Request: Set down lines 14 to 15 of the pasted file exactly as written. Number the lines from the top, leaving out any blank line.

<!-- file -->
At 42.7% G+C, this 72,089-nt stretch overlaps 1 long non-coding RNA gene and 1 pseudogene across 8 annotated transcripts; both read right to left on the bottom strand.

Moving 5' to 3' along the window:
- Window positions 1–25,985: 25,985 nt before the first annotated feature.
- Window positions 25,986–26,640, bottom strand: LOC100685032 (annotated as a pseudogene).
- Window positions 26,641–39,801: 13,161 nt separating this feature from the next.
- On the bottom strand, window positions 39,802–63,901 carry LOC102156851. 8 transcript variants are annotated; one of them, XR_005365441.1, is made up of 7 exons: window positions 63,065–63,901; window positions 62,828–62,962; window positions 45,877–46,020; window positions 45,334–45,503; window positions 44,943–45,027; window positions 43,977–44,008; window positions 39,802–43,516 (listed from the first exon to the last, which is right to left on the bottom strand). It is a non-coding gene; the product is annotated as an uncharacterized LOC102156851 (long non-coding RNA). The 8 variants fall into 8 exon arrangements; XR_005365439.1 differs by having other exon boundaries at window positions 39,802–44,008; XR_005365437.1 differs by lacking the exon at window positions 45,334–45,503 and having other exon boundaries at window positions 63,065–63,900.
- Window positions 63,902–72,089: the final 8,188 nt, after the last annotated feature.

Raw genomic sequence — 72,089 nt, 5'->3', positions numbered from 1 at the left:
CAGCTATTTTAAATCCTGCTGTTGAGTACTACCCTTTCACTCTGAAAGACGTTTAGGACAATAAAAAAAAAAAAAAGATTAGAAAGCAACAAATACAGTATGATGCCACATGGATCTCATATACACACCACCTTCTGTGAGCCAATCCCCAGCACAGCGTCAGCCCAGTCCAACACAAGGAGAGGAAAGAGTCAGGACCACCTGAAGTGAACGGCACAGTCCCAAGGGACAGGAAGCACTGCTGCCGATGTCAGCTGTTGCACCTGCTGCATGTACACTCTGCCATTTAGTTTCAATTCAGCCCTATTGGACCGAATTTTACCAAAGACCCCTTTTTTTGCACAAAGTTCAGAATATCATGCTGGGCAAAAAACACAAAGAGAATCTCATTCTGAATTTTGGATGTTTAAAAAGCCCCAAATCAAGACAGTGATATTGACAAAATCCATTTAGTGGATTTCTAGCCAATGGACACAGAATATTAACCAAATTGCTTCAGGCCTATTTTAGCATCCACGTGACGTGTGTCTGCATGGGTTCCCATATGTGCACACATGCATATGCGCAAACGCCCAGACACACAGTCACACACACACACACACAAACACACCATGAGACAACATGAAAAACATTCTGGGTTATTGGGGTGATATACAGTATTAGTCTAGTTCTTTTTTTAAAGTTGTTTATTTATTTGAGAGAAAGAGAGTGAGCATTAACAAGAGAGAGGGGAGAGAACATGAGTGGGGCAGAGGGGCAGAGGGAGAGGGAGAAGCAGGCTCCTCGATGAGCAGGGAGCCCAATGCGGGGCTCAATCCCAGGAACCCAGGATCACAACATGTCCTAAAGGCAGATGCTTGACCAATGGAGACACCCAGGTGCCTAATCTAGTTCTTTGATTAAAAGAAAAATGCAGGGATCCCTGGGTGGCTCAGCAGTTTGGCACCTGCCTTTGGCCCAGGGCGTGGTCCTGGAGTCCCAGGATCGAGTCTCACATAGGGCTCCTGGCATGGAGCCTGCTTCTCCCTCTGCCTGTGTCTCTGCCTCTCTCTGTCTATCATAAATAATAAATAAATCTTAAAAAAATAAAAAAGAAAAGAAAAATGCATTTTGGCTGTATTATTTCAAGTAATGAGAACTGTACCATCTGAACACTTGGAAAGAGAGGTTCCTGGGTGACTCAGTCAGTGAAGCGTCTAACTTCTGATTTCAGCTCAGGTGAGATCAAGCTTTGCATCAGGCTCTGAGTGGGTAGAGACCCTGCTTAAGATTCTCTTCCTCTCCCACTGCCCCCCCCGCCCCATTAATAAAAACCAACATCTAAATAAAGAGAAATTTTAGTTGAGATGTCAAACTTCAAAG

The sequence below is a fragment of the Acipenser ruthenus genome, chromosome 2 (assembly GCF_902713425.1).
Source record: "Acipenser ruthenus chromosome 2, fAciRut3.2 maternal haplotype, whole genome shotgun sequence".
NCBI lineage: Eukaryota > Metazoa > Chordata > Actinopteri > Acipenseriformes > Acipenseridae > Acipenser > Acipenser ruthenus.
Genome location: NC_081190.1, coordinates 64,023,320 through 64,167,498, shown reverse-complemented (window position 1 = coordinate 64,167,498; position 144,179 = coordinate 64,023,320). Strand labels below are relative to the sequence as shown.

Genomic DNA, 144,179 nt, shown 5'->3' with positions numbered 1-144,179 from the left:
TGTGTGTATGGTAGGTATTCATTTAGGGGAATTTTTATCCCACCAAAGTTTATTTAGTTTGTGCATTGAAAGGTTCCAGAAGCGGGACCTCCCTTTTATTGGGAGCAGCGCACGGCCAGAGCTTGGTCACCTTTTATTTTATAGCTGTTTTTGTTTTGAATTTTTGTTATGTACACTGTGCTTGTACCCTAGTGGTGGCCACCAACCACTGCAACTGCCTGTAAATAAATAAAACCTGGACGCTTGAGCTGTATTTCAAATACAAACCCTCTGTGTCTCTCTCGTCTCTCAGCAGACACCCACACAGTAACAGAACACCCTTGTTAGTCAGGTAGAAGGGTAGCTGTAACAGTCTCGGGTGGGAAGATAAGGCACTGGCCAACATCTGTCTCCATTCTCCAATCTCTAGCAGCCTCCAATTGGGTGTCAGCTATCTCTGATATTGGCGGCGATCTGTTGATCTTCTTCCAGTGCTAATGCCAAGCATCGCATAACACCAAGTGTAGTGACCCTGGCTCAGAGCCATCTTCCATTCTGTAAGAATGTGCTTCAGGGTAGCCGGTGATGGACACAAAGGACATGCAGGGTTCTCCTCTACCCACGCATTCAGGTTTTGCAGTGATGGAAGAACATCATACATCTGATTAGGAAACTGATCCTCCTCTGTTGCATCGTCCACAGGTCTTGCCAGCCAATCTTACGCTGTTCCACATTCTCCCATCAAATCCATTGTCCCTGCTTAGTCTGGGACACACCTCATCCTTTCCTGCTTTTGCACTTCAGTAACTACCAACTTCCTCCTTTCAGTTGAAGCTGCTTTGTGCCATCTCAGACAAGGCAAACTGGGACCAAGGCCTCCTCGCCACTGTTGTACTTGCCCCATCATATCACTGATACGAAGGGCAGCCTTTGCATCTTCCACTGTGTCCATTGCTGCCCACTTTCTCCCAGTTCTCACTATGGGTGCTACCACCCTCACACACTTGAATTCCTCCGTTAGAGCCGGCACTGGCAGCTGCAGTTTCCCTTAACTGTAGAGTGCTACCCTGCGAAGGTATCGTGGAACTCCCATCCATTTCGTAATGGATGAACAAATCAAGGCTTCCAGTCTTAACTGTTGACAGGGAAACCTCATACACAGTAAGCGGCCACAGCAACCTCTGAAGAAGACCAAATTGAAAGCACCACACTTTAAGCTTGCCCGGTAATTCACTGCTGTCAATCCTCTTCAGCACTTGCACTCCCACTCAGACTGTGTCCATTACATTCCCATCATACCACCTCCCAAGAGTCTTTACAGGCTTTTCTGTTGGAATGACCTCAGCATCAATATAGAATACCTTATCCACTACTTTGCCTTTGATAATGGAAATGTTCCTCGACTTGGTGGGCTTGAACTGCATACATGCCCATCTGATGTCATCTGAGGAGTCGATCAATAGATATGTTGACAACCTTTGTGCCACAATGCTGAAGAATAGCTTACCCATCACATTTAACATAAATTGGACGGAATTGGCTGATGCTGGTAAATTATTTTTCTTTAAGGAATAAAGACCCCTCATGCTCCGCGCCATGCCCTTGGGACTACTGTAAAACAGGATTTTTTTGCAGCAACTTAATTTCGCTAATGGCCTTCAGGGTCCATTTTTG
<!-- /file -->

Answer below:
Genomic DNA, 144,179 nt, shown 5'->3' with positions numbered 1-144,179 from the left:
TGTGTGTATGGTAGGTATTCATTTAGGGGAATTTTTATCCCACCAAAGTTTATTTAGTTTGTGCATTGAAAGGTTCCAGAAGCGGGACCTCCCTTTTATTGGGAGCAGCGCACGGCCAGAGCTTGGTCACCTTTTATTTTATAGCTGTTTTTGTTTTGAATTTTTGTTATGTACACTGTGCTTGTACCCTAGTGGTGGCCACCAACCACTGCAACTGCCTGTAAATAAATAAAACCTGGACGCTTGAGCTGTATTTCAAATACAAACCCTCTGTGTCTCTCTCGTCTCTCAGCAGACACCCACACAGTAACAGAACACCCTTGTTAGTCAGGTAGAAGGGTAGCTGTAACAGTCTCGGGTGGGAAGATAAGGCACTGGCCAACATCTGTCTCCATTCTCCAATCTCTAGCAGCCTCCAATTGGGTGTCAGCTATCTCTGATATTGGCGGCGATCTGTTGATCTTCTTCCAGTGCTAATGCCAAGCATCGCATAACACCAAGTGTAGTGACCCTGGCTCAGAGCCATCTTCCATTCTGTAAGAATGTGCTTCAGGGTAGCCGGTGATGGACACAAAGGACATGCAGGGTTCTCCTCTACCCACGCATTCAGGTTTTGCAGTGATGGAAGAACATCATACATCTGATTAGGAAACTGATCCTCCTCTGTTGCATCGTCCACAGGTCTTGCCAGCCAATCTTACGCTGTTCCACATTCTCCCATCAAATCCATTGTCCCTGCTTAGTCTGGGACACACCTCATCCTTTCCTGCTTTTGCACTTCAGTAACTACCAACTTCCTCCTTTCAGTTGAAGCTGCTTTGTGCCATCTCAGACAAGGCAAACTGGGACCAAGGCCTCCTCGCCACTGTTGTACTTGCCCCATCATATCACTGATACGAAGGGCAGCCTTTGCATCTTCCACTGTGTCCATTGCTGCCCACTTTCTCCCAGTTCTCACTATGGGTGCTACCACCCTCACACACTTGAATTCCTCCGTTAGAGCCGGCACTGGCAGCTGCAGTTTCCCTTAACTGTAGAGTGCTACCCTGCGAAGGTATCGTGGAACTCCCATCCATTTCGTAATGGATGAACAAATCAAGGCTTCCAGTCTTAACTGTTGACAGGGAAACCTCATACACAGTAAGCGGCCACAGCAACCTCTGAAGAAGACCAAATTGAAAGCACCACACTTTAAGCTTGCCCGGTAATTCACTGCTGTCAATCCTCTTCAGCACTTGCACTCCCACTCAGACTGTGTCCATTACATTCCCATCATACCACCTCCCAAGAGTCTTTACAGGCTTTTCTGTTGGAATGACCTCAGCATCAATATAGAATACCTTATCCACTACTTTGCCTTTGATAATGGAAATGTTCCTCGACTTGGTGGGCTTGAACTGCATACATGCCCATCTGATGTCATCTGAGGAGTCGATCAATAGATATGTTGACAACCTTTGTGCCACAATGCTGAAGAATAGCTTACCCATCACATTTAACATAAATTGGACGGAATTGGCTGATGCTGGTAAATTATTTTTCTTTAAGGAATAAAGACCCCTCATGCTCCGCGCCATGCCCTTGGGACTACTGTAAAACAGGATTTTTTTGCAGCAACTTAATTTCGCTAATGGCCTTCAGGGTCCATTTTTG